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Tennessee: Beautiful, but weird

NASHVILLE — While clouds briefly obscured the view of the sun from the Nashville zoo as Monday’s partial eclipse began, it quickly reemerged and remained unobstructed throughout the afternoon, including the entire two minutes of totality.

Nearly 7,000 people came to the zoo for the eclipse, according to spokesman Jim Bartoo. Traffic and parking were unexpectedly manageable. The zoo’s safety team had to assist a couple people suffering from the symptoms related to the high temperature and humidity, but Bartoo said that’s normal for any summer day at the Tennessee zoo.

George Foutch, 50, a chauffeur from nearby Joelton, said it was “without a doubt worth it” to take the day off and spend it at the zoo with his 8-year-old son Garrett.

“It was incredible,” Garrett Foutch said. “I hadn’t seen one before. There were two facts I didn’t realize. The shadows coming through the trees were sickle-shaped, and also right before and after totality there was shimmering on the ground due to the uneven surface of the moon.”

Foutch said he was interested to notice owls start to wake up, sheep start to go to sleep, and cows continue to eat as if nothing was happening.

Many zoo employees took a break from work to gather in their parking lot for totality. While they weren’t near any exotic animals, they did report seeing bats emerge and increased insect activity. Carolyn Diaz, 30, a member of the human resources department, had less effusive feelings about the eclipse, which she said produced a “weird, drunk feeling.”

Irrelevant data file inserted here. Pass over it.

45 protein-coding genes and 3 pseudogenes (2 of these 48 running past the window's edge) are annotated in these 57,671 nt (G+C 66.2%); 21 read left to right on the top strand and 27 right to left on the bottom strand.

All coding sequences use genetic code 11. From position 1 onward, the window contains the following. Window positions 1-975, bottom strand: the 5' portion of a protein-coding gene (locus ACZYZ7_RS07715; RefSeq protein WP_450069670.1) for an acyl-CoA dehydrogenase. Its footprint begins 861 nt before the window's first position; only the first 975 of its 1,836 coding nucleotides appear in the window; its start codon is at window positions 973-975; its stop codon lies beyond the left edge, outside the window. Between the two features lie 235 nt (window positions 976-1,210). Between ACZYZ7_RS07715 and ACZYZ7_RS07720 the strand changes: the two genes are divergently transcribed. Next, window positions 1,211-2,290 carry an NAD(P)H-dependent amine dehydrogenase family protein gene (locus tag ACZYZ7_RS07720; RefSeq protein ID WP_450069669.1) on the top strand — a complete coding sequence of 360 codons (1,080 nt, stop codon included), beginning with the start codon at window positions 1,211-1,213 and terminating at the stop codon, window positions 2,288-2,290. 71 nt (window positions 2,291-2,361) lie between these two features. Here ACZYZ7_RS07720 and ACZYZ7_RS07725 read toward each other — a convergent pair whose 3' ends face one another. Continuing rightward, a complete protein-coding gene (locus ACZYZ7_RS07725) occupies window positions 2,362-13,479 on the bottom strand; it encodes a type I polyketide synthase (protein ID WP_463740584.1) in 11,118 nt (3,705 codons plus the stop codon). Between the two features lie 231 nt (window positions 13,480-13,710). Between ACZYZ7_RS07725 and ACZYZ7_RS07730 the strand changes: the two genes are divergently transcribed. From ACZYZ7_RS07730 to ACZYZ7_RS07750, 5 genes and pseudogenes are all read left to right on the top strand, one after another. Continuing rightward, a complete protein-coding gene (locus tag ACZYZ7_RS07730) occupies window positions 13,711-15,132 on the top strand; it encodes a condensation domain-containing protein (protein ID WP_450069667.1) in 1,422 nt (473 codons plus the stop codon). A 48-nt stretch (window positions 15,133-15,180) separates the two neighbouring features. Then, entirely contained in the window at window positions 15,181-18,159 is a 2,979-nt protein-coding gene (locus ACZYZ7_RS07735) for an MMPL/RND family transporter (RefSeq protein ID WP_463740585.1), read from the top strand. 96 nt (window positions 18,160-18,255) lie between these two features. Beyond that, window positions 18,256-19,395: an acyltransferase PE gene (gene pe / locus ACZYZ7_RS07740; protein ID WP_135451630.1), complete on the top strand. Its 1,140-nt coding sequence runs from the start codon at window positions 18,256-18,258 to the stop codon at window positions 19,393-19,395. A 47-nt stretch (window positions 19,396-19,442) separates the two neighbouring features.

“I felt very off-kilter,” Diaz said. “It felt like when you feel very weak and overtired and off-balance. It was beautiful, but weird. I’m ready for this day to be over.”

2017 Solar eclipse live updates: Weather, photos, traffic and more

The solar eclipse that will sweep across the United States Monday begins at 9 a.m. Pacific Time, noon Eastern, when the moon takes a bite out of the sun for viewers in Oregon. The eclipse will reach totality for coastal Oregon at 10:19 local time. Over the course of 90 minutes, the moon’s full shadow will zip across a 70-mile-wide, 3,000-mile-long path cutting through Idaho, Wyoming, Nebraska, Kansas, Missouri, Illinois, Kentucky, Tennessee, Georgia, North Carolina. Finally at 2:49 p.m. Eastern time, it will disappear off the coast of Charleston, S.C.

The partial eclipse will be visible throughout the continental United States.

We’ll be bringing you live updates from across the United States, with photos, video, drone footage, social media highlights, and reports from two dozen staff and freelance writers.